We have three crazy dogs. I love them to pieces but boy, do they drive me insane on a daily basis. I went from never having a dog before to suddenly having three in little over one year. I had no idea what I was doing, plus we kept acquiring new little puppies that as soon as a routine was established it got blow apart all over again. It was chaotic to say the least.
Fast forward to today. The girls are both three and Renny-roo is two. And all three of them have behavior issues to put it mildly.
Izzie is the best behaved of course. She had the most time with both of us working diligently to train her properly. She also had the luxury of beginning life in the U.S. so she was relatively healthy when she came to us. No scary wounds or a belly full of worms to deal with, just a bee sting and spay scar. Easy. We were also able to walk her safely around the neighborhood so she’s leash trained. The biggest issue with her is when the husky side of her personality takes over and she doesn’t feel like listening. That, and her princess act about going potty any time the grass is even a little damp.
Soya is my timid girl. She came to us a sick tiny puppy, and getting her healthy in Tajikistan with sub-par veterinary care was challenging. She’s never been without her sister since, and though they aren’t attached at the hip, Soya is definitely more comfortable with Izzie to keep her company. She didn’t get much leash training as a puppy because our neighborhood in Tajikistan wasn’t exactly safe for dogs. The one time we tried to walk Iz people growled at her, lunged at her, and kids threw sand into her eyes. Not exactly something we wanted to repeat.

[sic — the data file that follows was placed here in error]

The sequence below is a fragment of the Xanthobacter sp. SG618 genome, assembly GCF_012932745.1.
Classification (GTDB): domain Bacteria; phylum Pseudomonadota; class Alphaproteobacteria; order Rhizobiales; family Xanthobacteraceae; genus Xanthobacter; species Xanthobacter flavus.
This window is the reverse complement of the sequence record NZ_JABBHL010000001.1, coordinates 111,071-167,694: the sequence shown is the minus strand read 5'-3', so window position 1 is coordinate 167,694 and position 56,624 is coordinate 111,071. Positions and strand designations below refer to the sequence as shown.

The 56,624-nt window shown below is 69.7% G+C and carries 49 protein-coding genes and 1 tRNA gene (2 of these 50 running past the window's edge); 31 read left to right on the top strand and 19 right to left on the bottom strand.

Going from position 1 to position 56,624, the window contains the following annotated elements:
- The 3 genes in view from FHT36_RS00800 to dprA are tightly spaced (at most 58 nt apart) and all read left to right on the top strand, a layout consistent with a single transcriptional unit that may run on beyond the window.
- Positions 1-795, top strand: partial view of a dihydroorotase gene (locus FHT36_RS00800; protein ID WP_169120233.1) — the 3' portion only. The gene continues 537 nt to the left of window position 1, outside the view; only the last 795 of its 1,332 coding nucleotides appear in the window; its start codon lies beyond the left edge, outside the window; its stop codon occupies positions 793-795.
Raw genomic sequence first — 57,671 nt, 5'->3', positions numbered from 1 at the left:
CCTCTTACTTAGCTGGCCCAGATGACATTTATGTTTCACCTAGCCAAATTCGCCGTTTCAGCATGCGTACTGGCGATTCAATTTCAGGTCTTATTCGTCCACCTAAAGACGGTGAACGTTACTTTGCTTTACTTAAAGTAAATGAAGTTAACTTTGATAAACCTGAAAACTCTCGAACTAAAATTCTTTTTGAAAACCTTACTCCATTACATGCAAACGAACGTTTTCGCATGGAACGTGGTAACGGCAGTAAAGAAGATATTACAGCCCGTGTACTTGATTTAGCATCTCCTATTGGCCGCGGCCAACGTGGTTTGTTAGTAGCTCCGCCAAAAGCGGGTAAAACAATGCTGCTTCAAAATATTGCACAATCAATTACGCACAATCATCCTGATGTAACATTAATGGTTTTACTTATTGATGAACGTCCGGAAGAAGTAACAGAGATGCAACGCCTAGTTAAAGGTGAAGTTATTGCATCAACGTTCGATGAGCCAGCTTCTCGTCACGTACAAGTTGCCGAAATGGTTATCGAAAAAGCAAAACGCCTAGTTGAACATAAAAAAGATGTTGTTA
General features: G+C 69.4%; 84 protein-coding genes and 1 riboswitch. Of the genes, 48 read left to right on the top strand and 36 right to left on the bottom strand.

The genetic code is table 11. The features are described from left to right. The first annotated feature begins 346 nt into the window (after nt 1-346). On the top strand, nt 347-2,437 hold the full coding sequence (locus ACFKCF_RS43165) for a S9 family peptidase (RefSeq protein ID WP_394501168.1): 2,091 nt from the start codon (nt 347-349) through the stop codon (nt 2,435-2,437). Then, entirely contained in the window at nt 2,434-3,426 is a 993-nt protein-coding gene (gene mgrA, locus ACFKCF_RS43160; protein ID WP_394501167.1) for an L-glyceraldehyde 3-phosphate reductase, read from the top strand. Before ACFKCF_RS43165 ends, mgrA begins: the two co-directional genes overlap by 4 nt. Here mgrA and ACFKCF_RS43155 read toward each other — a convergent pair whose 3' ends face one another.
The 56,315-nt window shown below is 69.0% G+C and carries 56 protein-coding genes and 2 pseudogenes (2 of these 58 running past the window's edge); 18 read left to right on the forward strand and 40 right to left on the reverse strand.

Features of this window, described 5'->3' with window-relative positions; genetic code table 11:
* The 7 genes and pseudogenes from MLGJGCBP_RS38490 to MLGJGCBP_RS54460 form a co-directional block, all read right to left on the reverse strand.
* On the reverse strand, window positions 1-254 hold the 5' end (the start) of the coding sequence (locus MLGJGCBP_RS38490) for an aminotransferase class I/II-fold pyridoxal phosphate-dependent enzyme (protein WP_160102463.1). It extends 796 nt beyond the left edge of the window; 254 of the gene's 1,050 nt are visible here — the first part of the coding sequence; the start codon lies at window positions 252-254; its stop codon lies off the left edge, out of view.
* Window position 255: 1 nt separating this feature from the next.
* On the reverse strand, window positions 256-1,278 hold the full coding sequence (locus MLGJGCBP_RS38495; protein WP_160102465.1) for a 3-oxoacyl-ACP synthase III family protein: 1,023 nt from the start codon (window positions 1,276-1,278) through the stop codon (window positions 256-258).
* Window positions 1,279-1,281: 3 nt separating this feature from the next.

Soya also suffers from my overprotective attitude towards her. She’s SO STINKING CUTE so when she’s scared or “unhappy” I want to comfort her. So of course this instilled a sense of “if I act scared mommy will pet me and pick me up and snuggle me, so I should do that all the time.” Super annoying now that every single noise she can’t immediately identify sets her into a barking frenzy.
And then there’s Ren. He’s my sweet boy, and my biggest challenge. He came to us extremely sick and extremely hurt. We honestly didn’t know if he could be saved, but luckily he was not so far gone that he was a hopeless case. Due to his early life trauma – and perhaps some of the treatment he got while in Tajikistan – he navigates the world in his own way. He’s never been easy to train. It took probably two months for him to understand sit, and even longer to understand that us petting him was a sign of affection, not an attack. In the six months between rescuing him and me finally admitting he was our dog, he bonded with us so strongly that now he’s the most cuddly, loving, 70 pound lapdog you’ve ever seen.
His loyalty comes at a price, however. He’s decided that anything that isn’t his sisters is a threat to mom and dad. Squirrels, birds, other dogs, people, anything he could see moving outside was clearly out to murder us. This behavior intensified in Maryland when he could see the street from our front windows, and whenever we tried to walk him. Trying to control a dog going berserk is difficult enough, but then make him 70 pounds and he just about pulls my arms out of my sockets. Not a great look walking around our neighborhood with this boy.